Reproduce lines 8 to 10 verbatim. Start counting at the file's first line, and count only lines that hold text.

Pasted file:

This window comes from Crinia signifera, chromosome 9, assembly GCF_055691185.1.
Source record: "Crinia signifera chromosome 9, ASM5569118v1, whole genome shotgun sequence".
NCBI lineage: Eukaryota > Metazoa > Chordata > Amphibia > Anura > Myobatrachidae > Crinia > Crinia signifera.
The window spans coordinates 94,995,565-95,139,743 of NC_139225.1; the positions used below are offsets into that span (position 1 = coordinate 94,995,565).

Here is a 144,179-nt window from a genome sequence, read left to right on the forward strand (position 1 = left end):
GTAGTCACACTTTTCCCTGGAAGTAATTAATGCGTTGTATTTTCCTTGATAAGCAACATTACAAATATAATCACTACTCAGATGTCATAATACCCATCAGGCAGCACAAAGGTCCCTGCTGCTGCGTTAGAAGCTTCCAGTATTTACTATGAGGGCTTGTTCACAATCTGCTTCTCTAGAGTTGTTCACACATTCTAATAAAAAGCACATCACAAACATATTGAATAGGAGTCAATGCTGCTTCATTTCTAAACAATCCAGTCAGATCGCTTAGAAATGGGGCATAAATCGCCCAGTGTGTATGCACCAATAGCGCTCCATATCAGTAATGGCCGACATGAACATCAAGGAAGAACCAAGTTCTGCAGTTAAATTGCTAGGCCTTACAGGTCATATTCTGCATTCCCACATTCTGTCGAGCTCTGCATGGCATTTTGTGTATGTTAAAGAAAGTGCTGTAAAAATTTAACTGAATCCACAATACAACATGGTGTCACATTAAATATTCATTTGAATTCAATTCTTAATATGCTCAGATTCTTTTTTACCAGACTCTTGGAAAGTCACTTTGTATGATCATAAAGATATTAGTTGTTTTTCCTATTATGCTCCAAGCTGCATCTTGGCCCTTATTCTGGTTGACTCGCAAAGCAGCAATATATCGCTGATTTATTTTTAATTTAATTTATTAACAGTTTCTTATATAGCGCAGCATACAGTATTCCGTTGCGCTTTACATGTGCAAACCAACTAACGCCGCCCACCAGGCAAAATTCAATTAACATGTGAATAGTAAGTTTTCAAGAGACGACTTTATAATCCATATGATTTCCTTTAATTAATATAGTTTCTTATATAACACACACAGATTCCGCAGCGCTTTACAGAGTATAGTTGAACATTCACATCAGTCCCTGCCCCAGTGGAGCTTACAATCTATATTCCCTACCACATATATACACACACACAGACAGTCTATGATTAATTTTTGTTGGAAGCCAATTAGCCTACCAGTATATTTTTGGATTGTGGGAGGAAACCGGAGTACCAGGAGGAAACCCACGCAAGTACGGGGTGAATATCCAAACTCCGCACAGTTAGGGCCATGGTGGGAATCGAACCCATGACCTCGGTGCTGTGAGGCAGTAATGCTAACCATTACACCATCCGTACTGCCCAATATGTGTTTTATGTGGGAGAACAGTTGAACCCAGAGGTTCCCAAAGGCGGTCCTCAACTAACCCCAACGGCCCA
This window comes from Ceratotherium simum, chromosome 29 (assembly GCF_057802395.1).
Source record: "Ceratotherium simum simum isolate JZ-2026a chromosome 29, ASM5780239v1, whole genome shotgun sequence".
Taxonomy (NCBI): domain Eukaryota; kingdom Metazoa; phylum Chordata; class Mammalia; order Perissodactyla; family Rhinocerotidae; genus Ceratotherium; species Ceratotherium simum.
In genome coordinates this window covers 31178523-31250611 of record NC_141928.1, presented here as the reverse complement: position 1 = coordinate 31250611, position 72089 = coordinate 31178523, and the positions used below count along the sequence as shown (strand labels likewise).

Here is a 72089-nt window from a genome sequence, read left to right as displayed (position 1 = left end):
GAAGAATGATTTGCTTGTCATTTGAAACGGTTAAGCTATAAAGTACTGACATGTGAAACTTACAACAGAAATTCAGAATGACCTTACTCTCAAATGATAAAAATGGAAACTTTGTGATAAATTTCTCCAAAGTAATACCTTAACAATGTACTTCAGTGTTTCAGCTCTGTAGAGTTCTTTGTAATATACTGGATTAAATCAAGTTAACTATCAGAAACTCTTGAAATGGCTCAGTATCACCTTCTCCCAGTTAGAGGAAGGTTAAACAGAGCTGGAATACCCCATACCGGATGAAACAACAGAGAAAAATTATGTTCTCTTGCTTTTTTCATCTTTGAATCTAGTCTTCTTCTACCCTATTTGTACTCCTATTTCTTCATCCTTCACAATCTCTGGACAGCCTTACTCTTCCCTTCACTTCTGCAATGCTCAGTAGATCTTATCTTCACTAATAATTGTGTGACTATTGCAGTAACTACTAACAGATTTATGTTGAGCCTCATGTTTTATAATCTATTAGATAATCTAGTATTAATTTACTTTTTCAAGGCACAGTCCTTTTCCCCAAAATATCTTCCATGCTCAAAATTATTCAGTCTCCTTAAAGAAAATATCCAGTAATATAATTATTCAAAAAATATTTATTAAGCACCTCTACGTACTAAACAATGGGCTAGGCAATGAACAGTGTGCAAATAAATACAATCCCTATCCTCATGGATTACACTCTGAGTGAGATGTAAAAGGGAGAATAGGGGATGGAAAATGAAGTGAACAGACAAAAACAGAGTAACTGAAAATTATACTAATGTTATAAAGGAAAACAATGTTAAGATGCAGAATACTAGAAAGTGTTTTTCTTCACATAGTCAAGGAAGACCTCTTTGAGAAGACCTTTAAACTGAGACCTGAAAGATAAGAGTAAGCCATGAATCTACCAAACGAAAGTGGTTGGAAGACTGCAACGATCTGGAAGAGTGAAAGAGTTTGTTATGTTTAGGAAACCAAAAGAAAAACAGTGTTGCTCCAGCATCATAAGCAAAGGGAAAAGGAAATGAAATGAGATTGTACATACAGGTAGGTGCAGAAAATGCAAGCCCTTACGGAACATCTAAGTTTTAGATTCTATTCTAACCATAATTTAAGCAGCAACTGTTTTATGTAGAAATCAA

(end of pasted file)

Source record: "Ceratotherium simum simum isolate JZ-2026a chromosome 29, ASM5780239v1, whole genome shotgun sequence".
Taxonomy (NCBI): domain Eukaryota; kingdom Metazoa; phylum Chordata; class Mammalia; order Perissodactyla; family Rhinocerotidae; genus Ceratotherium; species Ceratotherium simum.
In genome coordinates this window covers 31178523-31250611 of record NC_141928.1, presented here as the reverse complement: position 1 = coordinate 31250611, position 72089 = coordinate 31178523, and the positions used below count along the sequence as shown (strand labels likewise).